It is not only that these private universities lack the orientation for exploring dimensions of empirical knowledge, they lack the wherewithal. A university is not merely the buildings in which it does its business, it is a system of thought. To sustain it requires a vast institutional capacity. Yet, these private universities are now flourishing. Most of Nigeria’s so-called wealthy now send their children to these places.
Nigeria’s once great public universities, like its once great Government Colleges, have been turned into ghettoes where they produce barely literate graduates. Quality of academic staff has not only gone to the dogs, it is often shocking to me when I encounter some of these new generation of academics from Nigerian universities in conferences, and I plod through their papers: bad prose, dated methods, so last-century-thinking it makes you shiver for their students.
Many who now teach in Nigerian universities made detours into the system by other means because industry and migration had taken the best. Many speak rotten English. Many have neither the temperament for the scholarly life nor the mind for it.
Many would not be found teaching in a decent secondary school in the past when Nigerians took the education of the nation seriously. Nigerians talk glibly about the collapse of their once great public universities, but only few really understand the implications of these in the long run for Nigeria.
The argument often advanced by those who promote these private universities, often based on typical Nigerian revisionism, would point and say all the great Universities of Europe and the United States were founded by religious societies and are private.
That parallel would only be half-truths. They also argue that the public universities are too stretched to admit the quantum of young Nigerians seeking university education. That too would only be half-truths. Nigeria’s labour needs must determine the quantum of admissions into the universities, based also on merit.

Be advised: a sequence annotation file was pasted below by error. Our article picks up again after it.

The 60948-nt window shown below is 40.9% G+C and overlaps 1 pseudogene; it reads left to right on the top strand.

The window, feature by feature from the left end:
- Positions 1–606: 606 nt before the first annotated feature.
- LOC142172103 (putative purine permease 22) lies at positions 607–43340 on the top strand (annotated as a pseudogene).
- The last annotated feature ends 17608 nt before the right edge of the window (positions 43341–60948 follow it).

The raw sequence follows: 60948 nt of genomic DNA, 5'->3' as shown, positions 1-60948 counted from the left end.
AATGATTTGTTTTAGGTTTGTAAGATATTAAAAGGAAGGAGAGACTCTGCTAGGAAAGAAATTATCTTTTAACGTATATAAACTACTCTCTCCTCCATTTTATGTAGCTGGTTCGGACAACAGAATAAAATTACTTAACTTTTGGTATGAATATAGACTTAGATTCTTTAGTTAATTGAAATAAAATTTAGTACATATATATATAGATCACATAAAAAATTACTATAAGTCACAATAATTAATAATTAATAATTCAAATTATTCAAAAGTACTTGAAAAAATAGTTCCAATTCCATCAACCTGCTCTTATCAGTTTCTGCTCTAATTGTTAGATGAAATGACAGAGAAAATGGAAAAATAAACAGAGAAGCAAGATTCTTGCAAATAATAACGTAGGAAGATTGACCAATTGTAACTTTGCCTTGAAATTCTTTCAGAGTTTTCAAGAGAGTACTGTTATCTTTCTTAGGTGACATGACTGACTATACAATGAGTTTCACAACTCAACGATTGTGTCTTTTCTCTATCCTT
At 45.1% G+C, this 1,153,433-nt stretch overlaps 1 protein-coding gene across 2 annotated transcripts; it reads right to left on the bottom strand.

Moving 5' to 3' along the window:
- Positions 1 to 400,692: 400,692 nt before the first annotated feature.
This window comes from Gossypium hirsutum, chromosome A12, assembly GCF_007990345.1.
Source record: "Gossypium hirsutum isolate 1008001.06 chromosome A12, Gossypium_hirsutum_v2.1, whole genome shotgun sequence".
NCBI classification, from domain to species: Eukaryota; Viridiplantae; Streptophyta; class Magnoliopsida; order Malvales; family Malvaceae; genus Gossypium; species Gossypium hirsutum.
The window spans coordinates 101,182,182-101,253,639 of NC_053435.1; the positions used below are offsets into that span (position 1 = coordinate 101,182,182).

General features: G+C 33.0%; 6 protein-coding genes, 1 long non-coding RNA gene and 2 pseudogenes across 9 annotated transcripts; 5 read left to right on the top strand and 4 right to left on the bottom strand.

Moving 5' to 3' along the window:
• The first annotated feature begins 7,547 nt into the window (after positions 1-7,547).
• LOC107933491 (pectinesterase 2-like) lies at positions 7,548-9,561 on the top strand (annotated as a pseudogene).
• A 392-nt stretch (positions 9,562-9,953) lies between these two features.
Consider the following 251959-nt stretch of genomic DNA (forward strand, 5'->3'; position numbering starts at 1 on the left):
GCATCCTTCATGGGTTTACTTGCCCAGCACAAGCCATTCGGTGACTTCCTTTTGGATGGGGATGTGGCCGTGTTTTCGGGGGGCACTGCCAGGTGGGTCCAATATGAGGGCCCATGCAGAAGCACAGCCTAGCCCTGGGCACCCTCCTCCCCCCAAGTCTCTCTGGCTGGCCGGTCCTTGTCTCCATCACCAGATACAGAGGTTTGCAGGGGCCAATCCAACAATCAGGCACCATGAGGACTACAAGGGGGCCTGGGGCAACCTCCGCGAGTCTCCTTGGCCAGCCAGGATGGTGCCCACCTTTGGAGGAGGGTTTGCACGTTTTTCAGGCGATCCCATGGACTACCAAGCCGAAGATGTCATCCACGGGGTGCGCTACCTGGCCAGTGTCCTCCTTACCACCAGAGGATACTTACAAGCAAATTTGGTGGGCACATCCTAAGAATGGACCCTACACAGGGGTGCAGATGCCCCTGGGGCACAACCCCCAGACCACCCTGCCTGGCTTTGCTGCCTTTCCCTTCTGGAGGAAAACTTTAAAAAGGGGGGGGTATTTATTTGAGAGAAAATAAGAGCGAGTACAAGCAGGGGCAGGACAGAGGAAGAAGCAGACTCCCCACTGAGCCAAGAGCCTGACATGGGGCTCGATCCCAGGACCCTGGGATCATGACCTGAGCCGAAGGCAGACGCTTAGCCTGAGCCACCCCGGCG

Nigeria is currently unable to absorb that quantum of badly trained university graduates into its workforce, so it does not need more private universities to produce more unemployable graduates. Graduate unemployment is already too high. It needs a different policy. So, what is a university? It is a complex system of knowledge production.
The award of degrees is only half the function of the university. The universities of a nation is its first base of research and intelligence gathering; it is its strategic storehouse of sometimes extremely secret, and protected research; it is linked to the national defense and security system of a nation; it is the source of its governing ideas in competition with other nations.
It is the site for the production of its most strategic works force. That is why, even in its most severe economic crisis, every nation, the more serious of them, shields its universities, from political intrusion, and from the flight of resources – human and material. But visit a typical Nigerian university today, it would leave you terribly dispirited.
Badly designed and collapsing architecture; terrible living and learning environment; decayed, dated, or non-existing infrastructure; the decline of an entire culture, which has been replaced by a rather curious Nigerian equivalent of patchy how-for-doism. It is a joke.